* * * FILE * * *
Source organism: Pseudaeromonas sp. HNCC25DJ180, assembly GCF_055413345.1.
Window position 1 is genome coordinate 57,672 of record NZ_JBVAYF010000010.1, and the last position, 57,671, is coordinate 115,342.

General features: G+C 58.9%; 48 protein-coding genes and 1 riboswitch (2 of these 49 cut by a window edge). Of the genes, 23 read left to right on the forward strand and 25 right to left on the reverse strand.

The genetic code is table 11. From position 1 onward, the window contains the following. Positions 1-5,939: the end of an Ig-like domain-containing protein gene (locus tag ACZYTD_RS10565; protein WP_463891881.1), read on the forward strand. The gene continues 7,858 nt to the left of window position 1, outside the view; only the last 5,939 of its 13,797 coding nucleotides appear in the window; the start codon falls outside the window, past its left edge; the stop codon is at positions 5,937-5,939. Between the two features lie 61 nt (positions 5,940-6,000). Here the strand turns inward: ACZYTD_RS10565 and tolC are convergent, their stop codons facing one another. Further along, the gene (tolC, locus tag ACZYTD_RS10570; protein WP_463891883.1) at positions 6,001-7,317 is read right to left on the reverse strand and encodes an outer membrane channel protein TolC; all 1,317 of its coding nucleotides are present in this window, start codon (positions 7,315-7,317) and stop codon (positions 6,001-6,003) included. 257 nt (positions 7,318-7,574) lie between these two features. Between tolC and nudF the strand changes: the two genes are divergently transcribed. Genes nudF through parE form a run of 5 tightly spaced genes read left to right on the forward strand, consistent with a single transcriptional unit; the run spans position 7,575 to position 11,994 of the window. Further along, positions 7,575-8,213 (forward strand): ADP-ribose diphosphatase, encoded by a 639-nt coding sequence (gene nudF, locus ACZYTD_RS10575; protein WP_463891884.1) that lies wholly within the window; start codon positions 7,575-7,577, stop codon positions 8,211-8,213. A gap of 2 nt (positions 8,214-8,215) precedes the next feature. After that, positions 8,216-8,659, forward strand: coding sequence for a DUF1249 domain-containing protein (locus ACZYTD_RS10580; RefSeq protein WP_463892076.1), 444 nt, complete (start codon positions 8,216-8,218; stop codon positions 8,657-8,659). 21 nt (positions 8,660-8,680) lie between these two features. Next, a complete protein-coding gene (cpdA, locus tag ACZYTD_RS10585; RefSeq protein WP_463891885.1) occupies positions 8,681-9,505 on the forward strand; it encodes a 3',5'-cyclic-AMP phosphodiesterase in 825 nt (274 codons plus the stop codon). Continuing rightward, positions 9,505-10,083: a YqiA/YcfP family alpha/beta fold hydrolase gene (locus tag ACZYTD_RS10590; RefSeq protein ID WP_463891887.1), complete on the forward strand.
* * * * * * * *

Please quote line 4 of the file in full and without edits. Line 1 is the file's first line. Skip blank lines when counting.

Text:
The genetic code is table 11. From position 1 onward, the window contains the following. Positions 1-5,939: the end of an Ig-like domain-containing protein gene (locus tag ACZYTD_RS10565; protein WP_463891881.1), read on the forward strand. The gene continues 7,858 nt to the left of window position 1, outside the view; only the last 5,939 of its 13,797 coding nucleotides appear in the window; the start codon falls outside the window, past its left edge; the stop codon is at positions 5,937-5,939. Between the two features lie 61 nt (positions 5,940-6,000). Here the strand turns inward: ACZYTD_RS10565 and tolC are convergent, their stop codons facing one another. Further along, the gene (tolC, locus tag ACZYTD_RS10570; protein WP_463891883.1) at positions 6,001-7,317 is read right to left on the reverse strand and encodes an outer membrane channel protein TolC; all 1,317 of its coding nucleotides are present in this window, start codon (positions 7,315-7,317) and stop codon (positions 6,001-6,003) included. 257 nt (positions 7,318-7,574) lie between these two features. Between tolC and nudF the strand changes: the two genes are divergently transcribed. Genes nudF through parE form a run of 5 tightly spaced genes read left to right on the forward strand, consistent with a single transcriptional unit; the run spans position 7,575 to position 11,994 of the window. Further along, positions 7,575-8,213 (forward strand): ADP-ribose diphosphatase, encoded by a 639-nt coding sequence (gene nudF, locus ACZYTD_RS10575; protein WP_463891884.1) that lies wholly within the window; start codon positions 7,575-7,577, stop codon positions 8,211-8,213. A gap of 2 nt (positions 8,214-8,215) precedes the next feature. After that, positions 8,216-8,659, forward strand: coding sequence for a DUF1249 domain-containing protein (locus ACZYTD_RS10580; RefSeq protein WP_463892076.1), 444 nt, complete (start codon positions 8,216-8,218; stop codon positions 8,657-8,659). 21 nt (positions 8,660-8,680) lie between these two features. Next, a complete protein-coding gene (cpdA, locus tag ACZYTD_RS10585; RefSeq protein WP_463891885.1) occupies positions 8,681-9,505 on the forward strand; it encodes a 3',5'-cyclic-AMP phosphodiesterase in 825 nt (274 codons plus the stop codon). Continuing rightward, positions 9,505-10,083: a YqiA/YcfP family alpha/beta fold hydrolase gene (locus tag ACZYTD_RS10590; RefSeq protein ID WP_463891887.1), complete on the forward strand.